Maxfli Tour X Golf Ball Review
There was a time when Maxfli golf balls rivaled Titleist golf balls as the best and most popular in the game. The HT Tour and Revolution were among the iconic models developed by Maxfli that were beloved by recreational golfers and played by professionals around the world.
Things changed, however, around the turn of the century after the release of the Titleist Pro V1, as solid core golf balls became the future and wound golf balls died a slow death. The Maxfli brand was ultimately sold to TaylorMade in 2002 and again six years later to Dick’s Sporting Goods, and its lengthy stay at the top of the golf ball mountain was over.
But Maxfli, which is still under Dick’s ownership, has continued to develop golf balls, and included in the Maxfli stable are a couple of premium balls, including the Maxfli Tour X, which I recently had the chance to test. While the Tour X, which ranks as one of the best Maxfli golf balls, if not the best, will never enjoy the same visibility or commercial success of today’s most popular Tour balls, there has been a quiet yet consistent buzz about just how good this is. ball is, which left me anxious to give it a try. And to say I was impressed would be a massive understatement.
The Maxfli Tour X is a four-piece golf ball that features a soft urethane cover, and in my testing I compared it to similar golf balls, including the TP5x and Pro V1x, which are the two balls I play most frequently, as well as Maxfli’s other premium ball, the Tour. In addition to using the Maxfli Tour X on the golf course, I also spent significant time testing it from 50 yards and in at my club’s short game area, as I believe golf ball decisions should be made first and foremost based on performance on and around the greens.
Where the Tour X shined brightest was in the long game. It was exceptional off the tee and every bit as long as the balls I was testing it against. The ball flight the Tour X provided on driver shots was on the higher side but also stable in the wind, and shots hit both downwind and into the wind yielded significant rollout. The Tour X was also explosive on full approach shots. If anything, it might have been a half club longer than the balls I play most often but at the same time I found no issues with stopping power.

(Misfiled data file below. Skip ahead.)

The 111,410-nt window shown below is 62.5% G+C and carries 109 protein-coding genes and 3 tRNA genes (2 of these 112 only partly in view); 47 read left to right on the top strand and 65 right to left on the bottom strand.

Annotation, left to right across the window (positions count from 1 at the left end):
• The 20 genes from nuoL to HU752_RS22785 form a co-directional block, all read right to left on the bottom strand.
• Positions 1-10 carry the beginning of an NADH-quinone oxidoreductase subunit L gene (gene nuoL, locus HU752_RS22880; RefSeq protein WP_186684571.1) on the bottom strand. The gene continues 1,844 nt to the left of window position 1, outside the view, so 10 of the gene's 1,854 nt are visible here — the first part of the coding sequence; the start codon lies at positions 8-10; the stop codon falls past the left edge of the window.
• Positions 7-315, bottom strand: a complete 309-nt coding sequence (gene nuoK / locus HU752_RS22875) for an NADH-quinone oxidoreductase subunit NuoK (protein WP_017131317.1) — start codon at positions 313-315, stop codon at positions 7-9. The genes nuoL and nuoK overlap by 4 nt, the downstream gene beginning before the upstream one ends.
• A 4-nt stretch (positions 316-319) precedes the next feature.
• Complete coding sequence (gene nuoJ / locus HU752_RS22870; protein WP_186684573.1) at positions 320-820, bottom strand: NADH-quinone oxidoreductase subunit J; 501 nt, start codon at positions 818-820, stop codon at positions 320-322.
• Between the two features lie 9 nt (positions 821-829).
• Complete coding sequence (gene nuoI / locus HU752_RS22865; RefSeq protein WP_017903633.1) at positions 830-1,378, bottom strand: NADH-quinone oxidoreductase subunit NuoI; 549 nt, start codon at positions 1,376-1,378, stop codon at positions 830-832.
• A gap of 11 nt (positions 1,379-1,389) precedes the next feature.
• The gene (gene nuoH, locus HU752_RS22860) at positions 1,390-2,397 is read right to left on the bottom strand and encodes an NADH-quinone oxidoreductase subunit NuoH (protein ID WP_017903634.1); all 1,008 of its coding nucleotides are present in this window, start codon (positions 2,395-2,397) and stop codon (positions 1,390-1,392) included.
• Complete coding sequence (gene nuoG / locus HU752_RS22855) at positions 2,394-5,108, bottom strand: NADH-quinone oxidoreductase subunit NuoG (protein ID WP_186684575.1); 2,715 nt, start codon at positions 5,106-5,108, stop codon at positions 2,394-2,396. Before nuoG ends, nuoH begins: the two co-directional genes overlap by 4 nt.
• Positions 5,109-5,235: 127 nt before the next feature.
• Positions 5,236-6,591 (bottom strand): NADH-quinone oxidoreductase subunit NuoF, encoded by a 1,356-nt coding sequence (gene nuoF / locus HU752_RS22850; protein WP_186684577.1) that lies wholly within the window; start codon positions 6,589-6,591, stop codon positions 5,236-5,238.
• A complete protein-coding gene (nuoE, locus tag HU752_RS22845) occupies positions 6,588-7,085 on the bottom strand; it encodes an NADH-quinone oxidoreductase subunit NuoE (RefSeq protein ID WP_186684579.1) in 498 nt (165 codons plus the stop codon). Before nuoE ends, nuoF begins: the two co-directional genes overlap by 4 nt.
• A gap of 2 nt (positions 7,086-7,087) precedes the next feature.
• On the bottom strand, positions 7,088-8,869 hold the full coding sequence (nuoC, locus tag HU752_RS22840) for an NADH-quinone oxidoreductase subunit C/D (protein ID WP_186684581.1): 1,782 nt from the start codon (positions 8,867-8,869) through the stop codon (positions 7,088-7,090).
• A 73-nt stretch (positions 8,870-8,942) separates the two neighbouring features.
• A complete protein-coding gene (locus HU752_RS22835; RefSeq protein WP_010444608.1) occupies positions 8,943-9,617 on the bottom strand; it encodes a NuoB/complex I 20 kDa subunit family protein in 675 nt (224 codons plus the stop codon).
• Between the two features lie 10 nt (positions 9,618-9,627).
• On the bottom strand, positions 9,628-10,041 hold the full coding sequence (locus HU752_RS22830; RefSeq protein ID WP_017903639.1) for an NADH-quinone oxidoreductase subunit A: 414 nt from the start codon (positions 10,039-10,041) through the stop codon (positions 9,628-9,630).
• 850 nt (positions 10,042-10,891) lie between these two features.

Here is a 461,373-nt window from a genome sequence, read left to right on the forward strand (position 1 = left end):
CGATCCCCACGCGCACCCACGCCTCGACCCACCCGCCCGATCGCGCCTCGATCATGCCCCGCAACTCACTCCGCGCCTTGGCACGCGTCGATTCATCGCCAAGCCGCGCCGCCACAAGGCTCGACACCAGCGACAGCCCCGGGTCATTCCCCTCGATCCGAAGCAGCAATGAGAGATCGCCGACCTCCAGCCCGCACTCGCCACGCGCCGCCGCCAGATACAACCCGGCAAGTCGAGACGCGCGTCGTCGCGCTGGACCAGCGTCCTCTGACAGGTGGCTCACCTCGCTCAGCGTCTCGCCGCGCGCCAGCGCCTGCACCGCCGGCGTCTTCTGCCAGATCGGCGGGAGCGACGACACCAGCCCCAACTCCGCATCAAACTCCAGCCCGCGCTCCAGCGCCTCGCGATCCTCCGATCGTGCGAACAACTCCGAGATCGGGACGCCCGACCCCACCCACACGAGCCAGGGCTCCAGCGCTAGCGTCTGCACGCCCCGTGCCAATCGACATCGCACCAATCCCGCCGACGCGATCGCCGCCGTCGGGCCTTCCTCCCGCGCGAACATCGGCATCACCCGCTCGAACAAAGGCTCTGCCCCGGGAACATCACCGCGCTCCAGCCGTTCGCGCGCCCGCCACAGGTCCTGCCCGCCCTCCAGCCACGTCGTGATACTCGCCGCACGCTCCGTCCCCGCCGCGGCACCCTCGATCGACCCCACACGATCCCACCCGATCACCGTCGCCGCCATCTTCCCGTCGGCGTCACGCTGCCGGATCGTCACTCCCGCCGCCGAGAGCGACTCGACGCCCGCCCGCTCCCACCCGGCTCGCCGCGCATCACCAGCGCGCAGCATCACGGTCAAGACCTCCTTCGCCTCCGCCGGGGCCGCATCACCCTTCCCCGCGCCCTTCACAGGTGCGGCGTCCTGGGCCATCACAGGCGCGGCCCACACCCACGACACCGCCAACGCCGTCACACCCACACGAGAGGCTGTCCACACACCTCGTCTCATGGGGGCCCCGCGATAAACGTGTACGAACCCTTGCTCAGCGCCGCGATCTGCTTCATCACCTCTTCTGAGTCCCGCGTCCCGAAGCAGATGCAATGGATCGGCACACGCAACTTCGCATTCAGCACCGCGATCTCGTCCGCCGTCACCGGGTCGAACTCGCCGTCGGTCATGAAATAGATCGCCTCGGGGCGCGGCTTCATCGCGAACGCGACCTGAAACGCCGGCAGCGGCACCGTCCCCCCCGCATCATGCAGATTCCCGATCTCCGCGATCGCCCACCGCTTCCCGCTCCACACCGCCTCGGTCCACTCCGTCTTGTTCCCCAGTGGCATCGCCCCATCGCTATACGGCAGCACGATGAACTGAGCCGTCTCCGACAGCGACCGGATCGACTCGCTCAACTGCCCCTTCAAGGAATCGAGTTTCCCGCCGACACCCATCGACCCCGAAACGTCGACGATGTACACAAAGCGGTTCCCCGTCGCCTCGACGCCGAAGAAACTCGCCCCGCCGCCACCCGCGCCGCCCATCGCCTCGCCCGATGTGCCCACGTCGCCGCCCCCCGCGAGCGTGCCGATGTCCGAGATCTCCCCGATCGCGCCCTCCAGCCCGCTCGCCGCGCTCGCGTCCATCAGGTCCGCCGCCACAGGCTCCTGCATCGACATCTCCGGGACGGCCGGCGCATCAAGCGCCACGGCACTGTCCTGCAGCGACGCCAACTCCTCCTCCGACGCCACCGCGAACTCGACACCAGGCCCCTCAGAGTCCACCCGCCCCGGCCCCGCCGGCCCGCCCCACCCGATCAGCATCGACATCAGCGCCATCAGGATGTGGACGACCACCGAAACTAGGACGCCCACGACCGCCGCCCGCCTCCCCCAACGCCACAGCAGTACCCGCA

From 50 yards and in, the Tour X still performed well and probably exceeded my expectations in all honesty. But I did experience slightly more rollout on chip shots, pitch shots, and partial wedge shots than I did with the TP5x or Pro V1x. That said, I came away believing that I could make the adjustments necessary to offset what appeared to be less greenside spin and still play the Tour X on a full-time basis.
I’d also add that the feel on those shots was slightly firmer off the clubface than the balls I was testing against, something that wasn’t at all discernable on full shots. The Tour X, however, did feel very good off the putter, and I especially enjoyed the double-lined alignment aid on the ball. Additionally, the Tour X was a standout in terms of the durability of its cover, which held up very well during the course of play and after significant short game testing, including a number of bunker shots.
As you’ve probably ascertained to this point, I liked the Tour X a lot and could easily play this golf ball on a regular basis. So, let’s get to the real story here, and that’s price. At a retail price of $ 34.99, and it should be noted that Dick’s often offers even better deals, the Tour X checks in significantly below the best premium golf balls on the market. In my opinion, the performance it provides at that price point makes it not only one of the best golf ball values but one of the best values in golf regardless of category.
Certainly golfers will have to decide for themselves if what I found to be a slight drop off in greenside spin is enough to eliminate this ball from consideration, even at its significantly lower price. But long-game performance, feel, and durability are standout features that combine to make the Maxfli Tour X worth a try.